Computing technology has certainly come a long way. My first experience with a computer was with the original black and green Apple IIe in primary school with a 1.023MHz processor. I mean, seriously, we’re now exactly thirty years since then and mainstream computers now run at over 2GHz (more than 2,000 faster) with anything up to four physical processors per CPU. The top end devices sport computing power twice of that again. This doesn’t even count the capabilities of storage, graphics and all the other myriad things that have been added as features in the intervening years.

For many years, the personal desktop and laptop computer dominated the general utility device in our homes and sometimes when we’re out and about. Sure, we had mobile phones, but they were just that: mobile phones. You had some basic functionality on them and that was pretty much it. The top end smartphones were slow and clunky, though that was probably more to do with hardware limitations. And the stupid size of the Start button.

Even though Microsoft tried to define the smaller tablet form factor during the Windows XP era, that also largely failed due to software limitations. It wasn’t until Apple managed to properly build an intuitive and easy to learn interface for phones and tablets that you could start to imagine what a truly convergent device could look like.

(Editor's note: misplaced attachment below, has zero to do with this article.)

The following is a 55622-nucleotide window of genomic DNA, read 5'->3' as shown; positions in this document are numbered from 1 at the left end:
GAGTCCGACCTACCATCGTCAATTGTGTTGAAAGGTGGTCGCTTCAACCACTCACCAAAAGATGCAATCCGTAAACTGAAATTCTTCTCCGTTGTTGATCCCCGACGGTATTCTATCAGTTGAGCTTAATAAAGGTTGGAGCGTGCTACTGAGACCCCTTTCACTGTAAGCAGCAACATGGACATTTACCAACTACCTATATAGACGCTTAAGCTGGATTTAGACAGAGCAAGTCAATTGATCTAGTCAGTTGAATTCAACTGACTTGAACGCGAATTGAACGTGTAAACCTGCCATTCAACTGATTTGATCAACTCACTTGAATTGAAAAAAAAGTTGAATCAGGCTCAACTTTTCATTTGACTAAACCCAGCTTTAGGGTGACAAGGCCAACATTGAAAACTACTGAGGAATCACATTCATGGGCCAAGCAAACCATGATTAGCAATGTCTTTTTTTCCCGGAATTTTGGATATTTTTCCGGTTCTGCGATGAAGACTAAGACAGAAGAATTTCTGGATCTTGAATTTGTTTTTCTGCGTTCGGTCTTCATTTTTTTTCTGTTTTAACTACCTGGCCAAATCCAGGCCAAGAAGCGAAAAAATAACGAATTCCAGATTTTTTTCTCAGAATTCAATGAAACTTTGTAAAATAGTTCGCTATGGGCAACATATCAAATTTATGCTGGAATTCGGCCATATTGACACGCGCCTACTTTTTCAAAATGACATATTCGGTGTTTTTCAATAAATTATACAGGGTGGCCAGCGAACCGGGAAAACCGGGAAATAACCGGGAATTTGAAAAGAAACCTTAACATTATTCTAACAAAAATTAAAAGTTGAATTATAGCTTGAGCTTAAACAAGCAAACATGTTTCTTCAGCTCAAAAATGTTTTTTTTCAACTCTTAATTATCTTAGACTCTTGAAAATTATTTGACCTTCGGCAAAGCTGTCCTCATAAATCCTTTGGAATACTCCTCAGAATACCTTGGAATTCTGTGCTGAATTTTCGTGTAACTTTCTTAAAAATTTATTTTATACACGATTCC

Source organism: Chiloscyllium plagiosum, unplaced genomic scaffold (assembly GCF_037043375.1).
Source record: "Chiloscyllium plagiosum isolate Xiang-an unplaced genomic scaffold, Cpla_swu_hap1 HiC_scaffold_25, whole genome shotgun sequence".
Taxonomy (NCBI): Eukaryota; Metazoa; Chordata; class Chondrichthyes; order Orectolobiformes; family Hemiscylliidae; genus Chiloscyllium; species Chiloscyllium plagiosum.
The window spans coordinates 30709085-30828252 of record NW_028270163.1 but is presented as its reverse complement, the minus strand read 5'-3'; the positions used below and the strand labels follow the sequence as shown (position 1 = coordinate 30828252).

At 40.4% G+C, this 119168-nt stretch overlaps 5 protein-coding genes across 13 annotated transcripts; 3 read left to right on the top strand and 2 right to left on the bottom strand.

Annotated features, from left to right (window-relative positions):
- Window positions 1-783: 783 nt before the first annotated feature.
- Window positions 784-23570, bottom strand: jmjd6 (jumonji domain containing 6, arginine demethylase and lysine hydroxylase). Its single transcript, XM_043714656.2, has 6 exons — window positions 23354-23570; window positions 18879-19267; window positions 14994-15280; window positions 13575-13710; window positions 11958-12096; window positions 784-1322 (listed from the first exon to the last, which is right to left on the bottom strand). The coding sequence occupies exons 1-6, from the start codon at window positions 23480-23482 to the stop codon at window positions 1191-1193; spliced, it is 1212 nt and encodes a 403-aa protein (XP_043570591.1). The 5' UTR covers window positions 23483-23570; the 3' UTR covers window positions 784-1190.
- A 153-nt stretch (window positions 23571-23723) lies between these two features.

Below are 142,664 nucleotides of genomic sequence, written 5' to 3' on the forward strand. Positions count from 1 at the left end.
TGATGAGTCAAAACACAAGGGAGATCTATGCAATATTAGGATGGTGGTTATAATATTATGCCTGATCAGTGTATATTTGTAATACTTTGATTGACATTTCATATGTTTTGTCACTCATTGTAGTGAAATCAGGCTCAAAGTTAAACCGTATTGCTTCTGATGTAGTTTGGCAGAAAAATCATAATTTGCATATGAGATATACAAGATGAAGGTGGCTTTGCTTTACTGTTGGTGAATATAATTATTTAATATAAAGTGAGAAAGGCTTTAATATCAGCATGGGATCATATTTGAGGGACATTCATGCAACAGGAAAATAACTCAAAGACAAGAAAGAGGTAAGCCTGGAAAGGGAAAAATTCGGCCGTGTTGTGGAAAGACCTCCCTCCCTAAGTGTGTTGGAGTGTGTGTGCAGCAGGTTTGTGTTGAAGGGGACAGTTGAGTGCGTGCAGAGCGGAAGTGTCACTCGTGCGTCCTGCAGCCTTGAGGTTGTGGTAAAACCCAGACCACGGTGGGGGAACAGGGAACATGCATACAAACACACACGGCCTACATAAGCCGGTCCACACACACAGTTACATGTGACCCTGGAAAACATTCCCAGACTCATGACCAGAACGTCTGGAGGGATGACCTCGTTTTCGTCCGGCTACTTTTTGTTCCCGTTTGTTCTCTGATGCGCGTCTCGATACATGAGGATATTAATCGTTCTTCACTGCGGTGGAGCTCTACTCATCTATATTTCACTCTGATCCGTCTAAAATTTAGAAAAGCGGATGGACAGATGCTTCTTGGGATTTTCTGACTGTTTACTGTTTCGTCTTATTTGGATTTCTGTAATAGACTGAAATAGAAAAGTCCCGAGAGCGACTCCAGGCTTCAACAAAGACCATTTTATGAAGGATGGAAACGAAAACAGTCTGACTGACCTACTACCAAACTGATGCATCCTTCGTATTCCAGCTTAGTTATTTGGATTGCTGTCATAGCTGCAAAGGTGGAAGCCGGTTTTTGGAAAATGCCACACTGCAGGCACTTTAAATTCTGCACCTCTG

In truth, iOS is never going to replace the far more powerful OSX line of operating systems in the near future. They were envisioned differently and behave differently, though they do share some similar interface elements. Apple doesn’t seem to think convergence is possible right now and certainly, neither do I. For that to occur, many hurdles have to be overcome on the hardware side, most importantly the balance between power usage and raw computing power.

In truth, the first to achieve something close to the vision of a truly convergent, multipurpose and functional device could well be Microsoft. With Windows 8, RT and Windows Phone all now sharing common software components, they are beginning to merge their development with the Windows Blue project and the acquisition of Nokia. Does this mean that we could see a Lumia device the size of a 1020 capable of running the latest and greatest Battlefield or Crysis in the near future? It might not be as ludicrous as it sounds!

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